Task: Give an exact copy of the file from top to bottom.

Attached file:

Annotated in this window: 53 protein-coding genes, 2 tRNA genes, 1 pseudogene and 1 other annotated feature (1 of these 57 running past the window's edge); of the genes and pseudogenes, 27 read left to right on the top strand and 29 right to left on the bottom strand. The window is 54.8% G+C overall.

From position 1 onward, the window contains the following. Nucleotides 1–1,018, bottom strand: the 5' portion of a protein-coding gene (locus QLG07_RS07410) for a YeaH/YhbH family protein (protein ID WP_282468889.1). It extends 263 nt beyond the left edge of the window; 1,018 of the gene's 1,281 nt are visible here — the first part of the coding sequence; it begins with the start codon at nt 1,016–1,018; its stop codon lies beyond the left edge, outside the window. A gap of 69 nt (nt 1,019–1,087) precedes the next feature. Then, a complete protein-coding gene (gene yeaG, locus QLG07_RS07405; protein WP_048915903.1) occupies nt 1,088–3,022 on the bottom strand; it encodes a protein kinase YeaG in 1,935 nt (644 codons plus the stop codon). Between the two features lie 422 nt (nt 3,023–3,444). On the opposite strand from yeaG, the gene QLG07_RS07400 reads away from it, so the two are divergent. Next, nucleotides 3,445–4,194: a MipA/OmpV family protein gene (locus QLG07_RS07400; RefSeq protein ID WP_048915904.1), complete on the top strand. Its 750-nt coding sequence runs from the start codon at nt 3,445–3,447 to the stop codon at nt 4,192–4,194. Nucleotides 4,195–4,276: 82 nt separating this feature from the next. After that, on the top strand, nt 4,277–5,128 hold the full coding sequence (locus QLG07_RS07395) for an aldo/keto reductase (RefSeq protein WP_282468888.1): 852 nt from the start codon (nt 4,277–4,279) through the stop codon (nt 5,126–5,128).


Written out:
Annotated in this window: 53 protein-coding genes, 2 tRNA genes, 1 pseudogene and 1 other annotated feature (1 of these 57 running past the window's edge); of the genes and pseudogenes, 27 read left to right on the top strand and 29 right to left on the bottom strand. The window is 54.8% G+C overall.

From position 1 onward, the window contains the following. Nucleotides 1–1,018, bottom strand: the 5' portion of a protein-coding gene (locus QLG07_RS07410) for a YeaH/YhbH family protein (protein ID WP_282468889.1). It extends 263 nt beyond the left edge of the window; 1,018 of the gene's 1,281 nt are visible here — the first part of the coding sequence; it begins with the start codon at nt 1,016–1,018; its stop codon lies beyond the left edge, outside the window. A gap of 69 nt (nt 1,019–1,087) precedes the next feature. Then, a complete protein-coding gene (gene yeaG, locus QLG07_RS07405; protein WP_048915903.1) occupies nt 1,088–3,022 on the bottom strand; it encodes a protein kinase YeaG in 1,935 nt (644 codons plus the stop codon). Between the two features lie 422 nt (nt 3,023–3,444). On the opposite strand from yeaG, the gene QLG07_RS07400 reads away from it, so the two are divergent. Next, nucleotides 3,445–4,194: a MipA/OmpV family protein gene (locus QLG07_RS07400; RefSeq protein ID WP_048915904.1), complete on the top strand. Its 750-nt coding sequence runs from the start codon at nt 3,445–3,447 to the stop codon at nt 4,192–4,194. Nucleotides 4,195–4,276: 82 nt separating this feature from the next. After that, on the top strand, nt 4,277–5,128 hold the full coding sequence (locus QLG07_RS07395) for an aldo/keto reductase (RefSeq protein WP_282468888.1): 852 nt from the start codon (nt 4,277–4,279) through the stop codon (nt 5,126–5,128).